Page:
5 Signs for Starting Potty TrainingPotty training can be one of the most stressful times of life for both parents and toddlers, so to be sure that the process goes as smoothly as possible, parents need to be sure that their children are ready for this big developmental step.
Most children begin potty training by the time they are 2, but some start much earlier and some benefit from waiting longer. The appropriate potty training age varies from child to child, even among siblings, so it is important for parents to have a grasp on specific signs that show a child is ready to move from using diapers to using a potty. If you wait until your child is ready, rather than forcing potty training on him or her at a certain age, you will find that your child will begin consistently using the potty without much hassle or too many accidents.
Because potty training can be very daunting for many children, begin at a time in life that is not already stressful for your child. For example, if you have recently had another child, your potty-training child, although he or she is fully capable of learning to use the toilet, may resist training techniques and prefer to have mommy or daddy change his or her diaper, just like the new baby. Other reasons to delay potty training include divorce, moving to a new house, adverse medical developments, or any other major changes in a child's life. So it's important to take into account any possible reasons that could make potty training a real battle.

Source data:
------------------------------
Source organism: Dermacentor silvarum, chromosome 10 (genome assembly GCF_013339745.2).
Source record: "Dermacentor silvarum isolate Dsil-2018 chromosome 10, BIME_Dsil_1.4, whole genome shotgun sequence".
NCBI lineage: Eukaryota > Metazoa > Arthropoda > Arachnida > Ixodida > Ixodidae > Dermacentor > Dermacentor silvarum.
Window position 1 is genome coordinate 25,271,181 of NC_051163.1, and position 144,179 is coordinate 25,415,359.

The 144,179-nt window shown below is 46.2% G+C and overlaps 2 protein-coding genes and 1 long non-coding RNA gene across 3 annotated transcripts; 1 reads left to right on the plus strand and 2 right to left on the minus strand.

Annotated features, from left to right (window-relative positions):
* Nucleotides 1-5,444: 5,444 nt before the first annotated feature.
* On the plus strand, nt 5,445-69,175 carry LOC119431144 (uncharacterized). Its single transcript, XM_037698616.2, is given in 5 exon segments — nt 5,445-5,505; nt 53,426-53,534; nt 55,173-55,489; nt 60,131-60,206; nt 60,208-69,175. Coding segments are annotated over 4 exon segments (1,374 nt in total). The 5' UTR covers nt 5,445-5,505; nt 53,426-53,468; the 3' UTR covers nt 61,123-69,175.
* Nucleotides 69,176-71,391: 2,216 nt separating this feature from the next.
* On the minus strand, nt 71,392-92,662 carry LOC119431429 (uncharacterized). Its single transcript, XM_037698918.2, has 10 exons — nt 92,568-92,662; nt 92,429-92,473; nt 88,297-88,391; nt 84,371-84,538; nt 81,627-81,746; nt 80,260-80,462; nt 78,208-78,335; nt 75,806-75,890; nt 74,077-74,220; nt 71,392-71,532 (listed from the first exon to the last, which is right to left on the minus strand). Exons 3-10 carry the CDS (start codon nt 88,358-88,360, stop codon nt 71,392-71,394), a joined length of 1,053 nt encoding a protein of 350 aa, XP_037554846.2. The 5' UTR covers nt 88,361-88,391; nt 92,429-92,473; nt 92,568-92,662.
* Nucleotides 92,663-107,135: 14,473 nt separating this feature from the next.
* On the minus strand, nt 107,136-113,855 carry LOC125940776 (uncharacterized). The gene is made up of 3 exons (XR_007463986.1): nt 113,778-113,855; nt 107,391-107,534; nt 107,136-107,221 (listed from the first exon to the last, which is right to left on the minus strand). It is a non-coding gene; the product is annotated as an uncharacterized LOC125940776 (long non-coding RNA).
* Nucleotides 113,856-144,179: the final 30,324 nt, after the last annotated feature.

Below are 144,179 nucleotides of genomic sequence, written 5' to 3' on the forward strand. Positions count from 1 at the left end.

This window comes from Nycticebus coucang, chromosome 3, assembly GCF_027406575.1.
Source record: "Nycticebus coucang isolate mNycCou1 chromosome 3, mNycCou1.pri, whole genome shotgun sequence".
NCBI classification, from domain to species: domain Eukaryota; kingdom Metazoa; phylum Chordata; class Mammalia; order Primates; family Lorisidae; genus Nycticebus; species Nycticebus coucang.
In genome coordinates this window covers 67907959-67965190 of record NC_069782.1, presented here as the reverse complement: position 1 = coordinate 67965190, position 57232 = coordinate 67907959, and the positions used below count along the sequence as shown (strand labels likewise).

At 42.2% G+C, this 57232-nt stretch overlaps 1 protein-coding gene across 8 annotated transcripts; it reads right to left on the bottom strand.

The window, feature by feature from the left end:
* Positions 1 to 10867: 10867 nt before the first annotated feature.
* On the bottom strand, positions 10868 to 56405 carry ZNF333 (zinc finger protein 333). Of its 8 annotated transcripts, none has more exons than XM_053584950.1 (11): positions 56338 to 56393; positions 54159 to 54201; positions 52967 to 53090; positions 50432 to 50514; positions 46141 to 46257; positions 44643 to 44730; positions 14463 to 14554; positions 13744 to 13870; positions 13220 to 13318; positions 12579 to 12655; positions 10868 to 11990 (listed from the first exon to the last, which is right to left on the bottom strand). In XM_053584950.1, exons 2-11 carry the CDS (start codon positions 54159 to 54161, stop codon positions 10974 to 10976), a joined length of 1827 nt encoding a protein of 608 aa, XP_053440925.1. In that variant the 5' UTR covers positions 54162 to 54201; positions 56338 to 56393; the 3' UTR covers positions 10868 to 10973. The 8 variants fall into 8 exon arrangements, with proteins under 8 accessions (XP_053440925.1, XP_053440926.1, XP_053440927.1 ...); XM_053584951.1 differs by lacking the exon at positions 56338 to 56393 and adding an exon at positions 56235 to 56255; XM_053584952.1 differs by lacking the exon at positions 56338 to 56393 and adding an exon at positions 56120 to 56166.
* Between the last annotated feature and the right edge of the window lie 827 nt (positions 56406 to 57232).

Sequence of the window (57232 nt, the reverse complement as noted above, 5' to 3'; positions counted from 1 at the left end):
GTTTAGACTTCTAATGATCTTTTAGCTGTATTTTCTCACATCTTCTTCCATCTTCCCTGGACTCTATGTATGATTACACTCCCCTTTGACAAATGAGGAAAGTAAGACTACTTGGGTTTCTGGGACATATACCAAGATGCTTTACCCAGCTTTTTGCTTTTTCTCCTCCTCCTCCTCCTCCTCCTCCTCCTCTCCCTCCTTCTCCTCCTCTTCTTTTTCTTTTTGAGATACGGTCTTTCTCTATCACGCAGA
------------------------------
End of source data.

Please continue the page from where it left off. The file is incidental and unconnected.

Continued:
You will notice a number of signs that indicate your child's readiness to begin potty training, even if he or she does not voice this opinion. At this stage in life, your child is becoming more independent, and wants to do things by his- or herself, such as getting dressed in the morning or cleaning up the play area. Your child may also imitate adults or older children and can follow simple commands. These things all show that your child is mature enough to learn to use a toilet.
Begin potty training after you notice that your child is having regular bowel movements. He or she also should be able to stay dry for a few hours at a time and during many nights and naps. Other signs that you child is ready to begin potty training include:
?Showing discomfort with a dirty diaper
?Asking questions about bathroom use
?Telling an adult when he/she has a dirty diaper
?Wanting to begin potty training
?Knowing when he or she needs to use a toilet
Overall, the most important reason to wait for these signs is that your child will more easily go through the potty training process if it is not forced. Potty training can be frustrating otherwise. Some parents begin with children as young as 18 months. Others wait until their toddler is closer to 3 years of age to even start the process. Don't be concerned if your child is not ready as soon as you think he or she should be. If you have any questions about age-appropriate potty training techniques, your paediatrician should be able to help you. Start potty training when your child is ready, and it should be smoother sailing than you expect.
Diane Ball has an interest in Potty Training. For further information on Potty Training please visit http://www.painlesspottytraining.com/potty-training.html or http://www.painlesspottytraining.com/blog/2006/09/19/5-signs-for-starting-potty-training/ .